Idaho wildfire management get $8 billion from infrastructure law

As wildfire seasons get longer and dryer, the federal government is offering more funds to prevent, manage, and suppress wildfires.

BOISE, Idaho — Wildfire seasons are getting worse in length and severity according to the National Interagency Fire Center (NIFC).

Wildfires burned more than 7 million acres of land in 2021 and more than 10 million acres in 2020.

In response to the growing threat, NIFC briefed Boise Mayor Lauren McLean Monday morning alongside US Department of Interior Deputy Secretary, Tommy Beaudreau, on what to expect going forward.

“Last year was one of the most severe fire seasons this county ever experienced. We were at the highest preparedness level fighting fire for 99 days, that was a record. Some of the outlook [for this fire season], it’s still early on, is very similar conditions,” Beaudreau said.

Congress passed the Bipartisan Infrastructure Law in late 2021 – it funds wildfire management programs to the tune of $8.25 billion. It’s money that’s necessary to keep a handle on wildfires out west according to Beaudreau.

“It makes substantial investments across the board, including with respect to treatment and trying to get in front of fuels that threaten communities,” Beaudreau said.

A chunk of that money goes toward wildland firefighters themselves. Federal wildland firefighters will now make at least $15 an hour. More than 500 seasonal wildland firefighter jobs will also turn into year-round full-time positions.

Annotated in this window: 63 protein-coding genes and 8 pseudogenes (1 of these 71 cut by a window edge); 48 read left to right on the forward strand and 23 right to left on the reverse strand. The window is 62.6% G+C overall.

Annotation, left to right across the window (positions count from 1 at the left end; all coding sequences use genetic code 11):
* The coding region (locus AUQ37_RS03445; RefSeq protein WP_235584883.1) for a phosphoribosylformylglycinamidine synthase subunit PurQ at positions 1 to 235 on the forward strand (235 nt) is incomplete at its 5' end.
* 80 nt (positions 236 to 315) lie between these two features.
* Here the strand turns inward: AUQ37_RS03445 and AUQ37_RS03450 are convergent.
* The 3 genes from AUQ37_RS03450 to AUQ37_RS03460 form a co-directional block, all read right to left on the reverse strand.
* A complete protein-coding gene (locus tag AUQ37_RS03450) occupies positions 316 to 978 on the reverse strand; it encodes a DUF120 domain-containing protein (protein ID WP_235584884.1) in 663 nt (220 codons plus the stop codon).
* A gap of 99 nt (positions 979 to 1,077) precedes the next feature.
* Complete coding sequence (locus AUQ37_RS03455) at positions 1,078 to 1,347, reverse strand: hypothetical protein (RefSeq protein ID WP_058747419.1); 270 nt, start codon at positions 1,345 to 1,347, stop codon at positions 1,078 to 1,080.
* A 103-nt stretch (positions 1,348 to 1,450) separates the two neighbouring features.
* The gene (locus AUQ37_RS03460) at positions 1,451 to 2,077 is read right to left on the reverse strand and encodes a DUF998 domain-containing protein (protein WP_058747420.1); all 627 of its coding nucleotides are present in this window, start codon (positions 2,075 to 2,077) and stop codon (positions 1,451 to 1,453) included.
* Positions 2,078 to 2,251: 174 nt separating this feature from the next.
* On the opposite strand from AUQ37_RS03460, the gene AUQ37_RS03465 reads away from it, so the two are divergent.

“This is some of the most important public safety work among other things that happens in the United States. The fact many of these firefighters that literally are our first responders who put their life on the line were not making a living wage, at least 15 dollars and hour, I think we all agree is unacceptable,” Beaudreau said. “Bringing those wages up – those salaries up – was the least we can do. We have to build from there.”

These federal dollars will also assist DOI, FEMA, and the USDA Forrest Service to create the Wildland Fire Mitigation and Management Commission.

The commission intends to create policy recommendations regarding wildfire prevention, management, and suppression. The commission will present their recommendations to Congress, according to their website.

“It tries to provide a strategic framework to promote planning and forward-looking issues like fuels management,” Beaudreau said. “It’s meant to build our capacity but also provide a platform for better strategic work and coordination going forward as well.”

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